Seed Cycling For Hormone Balance + Two Recipes To Get You Started

As our good mate Hippocrates once said over 2500 years ago; “let food be thy medicine, and let medicine be thy food.”

Turns out he really was on to something; many wholefoods are loaded with goodness that can help to support the optimal functioning of our bodies. (And of course there are some foods that have the power to do the exact opposite…)

Seeds are some of the most nutrient dense little critters around. And, while they’re not going to replace medication for a diagnosed medical condition, certain seeds have some pretty sweet hormone-loving properties that gently support your body in doing what it naturally does, i.e:

  • Building hormones;
  • Using hormones; and
  • Getting rid of the hormones (and other things) it no longer needs.

Pretty cool huh?


What is Seed Cycling?

Seed cycling is the practice of eating specific seeds, with certain hormone-promoting benefits, to support the optimal functioning of the hormones that are running the show at any one time.

The key hormones that control the menstrual cycle (oestrogen, progesterone and testosterone) ebb and flow throughout the month, dominating at different times. Seed cycling works by tuning your intake of certain seeds to match the hormonal flow that this seed supports. For example, flaxseeds can support healthy oestrogen levels, so would be best consumed during the first half of your cycle when oestrogen should be the dominant hormone.

Will seed cycling magically balance your hormones overnight? No.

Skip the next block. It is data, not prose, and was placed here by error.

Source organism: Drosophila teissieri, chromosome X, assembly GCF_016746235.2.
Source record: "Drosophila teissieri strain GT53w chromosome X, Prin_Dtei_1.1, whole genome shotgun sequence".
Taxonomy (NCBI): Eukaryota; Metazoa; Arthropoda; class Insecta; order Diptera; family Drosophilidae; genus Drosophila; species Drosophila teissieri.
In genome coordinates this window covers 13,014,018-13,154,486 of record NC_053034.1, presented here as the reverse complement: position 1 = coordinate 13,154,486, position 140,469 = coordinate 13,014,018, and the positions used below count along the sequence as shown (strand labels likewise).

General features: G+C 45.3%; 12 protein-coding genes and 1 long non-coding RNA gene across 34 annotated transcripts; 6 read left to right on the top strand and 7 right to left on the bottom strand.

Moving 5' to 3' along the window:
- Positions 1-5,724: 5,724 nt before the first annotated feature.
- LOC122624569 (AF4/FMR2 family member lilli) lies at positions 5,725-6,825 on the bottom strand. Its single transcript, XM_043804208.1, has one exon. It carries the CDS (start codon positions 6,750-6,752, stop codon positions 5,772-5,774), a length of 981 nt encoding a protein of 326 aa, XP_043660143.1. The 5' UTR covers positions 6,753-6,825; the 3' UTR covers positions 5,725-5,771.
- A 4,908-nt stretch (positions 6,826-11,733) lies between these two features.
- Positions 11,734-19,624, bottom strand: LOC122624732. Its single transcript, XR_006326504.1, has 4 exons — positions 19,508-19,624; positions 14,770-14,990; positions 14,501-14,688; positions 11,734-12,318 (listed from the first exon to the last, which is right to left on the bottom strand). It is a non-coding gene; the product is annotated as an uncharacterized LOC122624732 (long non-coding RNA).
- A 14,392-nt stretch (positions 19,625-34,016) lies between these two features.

But for anyone who has recently come off hormonal contraception, is experiencing irregular cycles, or has lost their period altogether (amenorrhea), seed cycling could be an easy, cost-effective step in the right direction.


How To Seed Cycle

The Cycle:

Seed ‘cycling’ refers to the rotation of different seeds between our two main phases of the menstrual cycle; based on a regular 28-day cycle, these are:

  • Follicular Phase - begins with menstruation (roughly days 1-14); and
  • Luteal Phase - starts after ovulation (roughly days 15-28).

However, we are humans, not machines and your cycle might be longer or shorter than this. As a general rule, any cycle length between 21 - 35 days is considered ‘normal’. You can either track your cycle and pinpoint your ovulation date to be super accurate, or just add/subtract the days that your cycle differs from 28 to the follicular phase.

To cycle your seeds, you’ll need to know what phase of your cycle you’re in. Follow the links to our blogs to learn more about the phases of your cycle and how to track them.

As a general rule, to keep hormones nice and balanced, we want to regulate oestrogen levels in the follicular phase, and support oestrogen detoxification and progesterone production in the luteal phase.

Note: If you don’t have a cycle, or you have a very irregular one, try seed cycling using the moon cycles. For example, start seed cycling on the full moon, consuming follicular phase seeds. Switch to luteal phase seeds once the new moon hits. If you’ve been through menopause, enjoy all of the seeds, all of the time, no math required for you.


The Seeds:

From the first day of your period, consume at least a tablespoon each of freshly ground (if possible) pumpkin seeds and flax seeds per day. From your tracked or estimated ovulation date, switch to sunflower seeds and sesame seeds.